A renewable-energy company subsidiary pleaded guilty on federal criminal charges Tuesday and ordered to pay $8 million in fines and restitution for killing more than 150 eagles at wind farms in eight states.
In addition ESI Energy, a subsidiary of renewables giant NextEra Energy, received five years of probation on three counts of violating the Migratory Bird Treaty Act stemming from the deaths of nine eagles in wind farms in Wyoming and New Mexico. Golden and bald eagles at 50 wind farms affiliated with the two companies have died since 2012 in Wyoming, California, New Mexico, North Dakota, Colorado, Michigan, Arizona and Illinois.
Most of the birds had been hit by wind turbine blades, according to prosecutors, with some killing multiple eagles. The 150 eagles whose deaths were cited in court documents were just the ones they had known about, officials said, since the carcasses are not always found.
Some bird deaths are inevitable in wind turbines, and companies can take measures to prevent such deaths and apply for permits to allow for some bird death. ESI did not apply for such permits in the cases they were charged with.
The company did not know it had to seek permits for unintentional bird deaths, NextEra spokesperson Steven Stengel maintained. He said the guilty plea will put to rest all allegations about previous fatalities so the company can move forward, The Associated Press said.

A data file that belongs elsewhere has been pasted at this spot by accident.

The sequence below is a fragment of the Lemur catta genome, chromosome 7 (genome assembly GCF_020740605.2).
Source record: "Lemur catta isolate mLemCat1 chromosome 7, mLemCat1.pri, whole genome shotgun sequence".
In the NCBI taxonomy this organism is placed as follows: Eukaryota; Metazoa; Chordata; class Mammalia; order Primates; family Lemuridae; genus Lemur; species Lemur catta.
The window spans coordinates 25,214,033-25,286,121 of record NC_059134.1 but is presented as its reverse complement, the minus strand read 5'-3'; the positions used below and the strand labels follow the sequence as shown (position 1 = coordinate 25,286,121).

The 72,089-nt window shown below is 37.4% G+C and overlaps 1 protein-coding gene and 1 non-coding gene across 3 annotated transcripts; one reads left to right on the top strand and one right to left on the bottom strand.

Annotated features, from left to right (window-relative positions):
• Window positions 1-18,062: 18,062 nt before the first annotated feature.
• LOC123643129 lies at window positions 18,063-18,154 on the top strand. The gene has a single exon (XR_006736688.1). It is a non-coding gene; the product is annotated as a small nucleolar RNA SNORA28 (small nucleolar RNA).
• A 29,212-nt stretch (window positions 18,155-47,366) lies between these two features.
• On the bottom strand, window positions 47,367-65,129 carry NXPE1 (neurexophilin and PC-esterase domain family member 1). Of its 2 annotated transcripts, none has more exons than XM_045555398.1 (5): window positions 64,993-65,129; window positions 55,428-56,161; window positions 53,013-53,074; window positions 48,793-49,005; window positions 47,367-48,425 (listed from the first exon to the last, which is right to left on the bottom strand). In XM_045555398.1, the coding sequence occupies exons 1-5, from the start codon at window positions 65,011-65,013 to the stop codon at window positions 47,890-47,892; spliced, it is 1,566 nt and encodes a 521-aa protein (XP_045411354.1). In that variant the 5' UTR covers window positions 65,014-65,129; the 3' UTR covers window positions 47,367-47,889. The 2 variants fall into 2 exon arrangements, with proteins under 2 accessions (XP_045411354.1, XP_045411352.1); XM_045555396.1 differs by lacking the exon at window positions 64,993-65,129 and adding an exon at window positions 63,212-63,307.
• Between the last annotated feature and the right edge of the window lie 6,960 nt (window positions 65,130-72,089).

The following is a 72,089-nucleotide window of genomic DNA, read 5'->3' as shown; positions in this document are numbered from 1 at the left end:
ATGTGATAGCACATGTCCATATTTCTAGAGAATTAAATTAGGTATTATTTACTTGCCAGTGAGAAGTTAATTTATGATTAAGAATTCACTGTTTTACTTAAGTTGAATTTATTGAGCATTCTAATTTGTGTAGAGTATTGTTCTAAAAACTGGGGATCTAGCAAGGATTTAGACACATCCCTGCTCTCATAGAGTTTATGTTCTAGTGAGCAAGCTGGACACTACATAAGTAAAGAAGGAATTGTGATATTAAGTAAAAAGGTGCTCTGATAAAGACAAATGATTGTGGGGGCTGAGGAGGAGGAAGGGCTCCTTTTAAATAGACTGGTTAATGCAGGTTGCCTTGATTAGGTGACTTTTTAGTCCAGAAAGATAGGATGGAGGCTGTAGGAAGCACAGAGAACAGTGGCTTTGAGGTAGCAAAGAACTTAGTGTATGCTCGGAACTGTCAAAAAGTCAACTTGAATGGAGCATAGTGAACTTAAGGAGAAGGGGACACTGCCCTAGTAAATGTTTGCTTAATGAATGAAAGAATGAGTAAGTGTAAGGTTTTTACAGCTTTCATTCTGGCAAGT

One of those non-permitted places was in Wyoming, where golden eagles died and where the company failed to get permits that would have mitigated or prevented the damage, or at the very least accounted for it.
According to the charging documents obtained by The Associated Press, company officials and leadership were warned that locating two wind farms in central and southeastern Wyoming and repowering a New Mexico wind farm about 170 miles from Albuquerque would kill eagles.
ESI not only ignored that advice but also dismissed federal wildlife officials’ suggestions on how to minimize the deaths, the AP reported.
“For more than a decade, ESI has violated those laws, taking eagles without obtaining or even seeking the necessary permit,” Assistant Attorney General Todd Kim of the Justice Department’s Environment and Natural Resources Division said in a Justice Department statement. “We are pleased to see ESI now commit to seeking such permits and ultimately ceasing such violations.”
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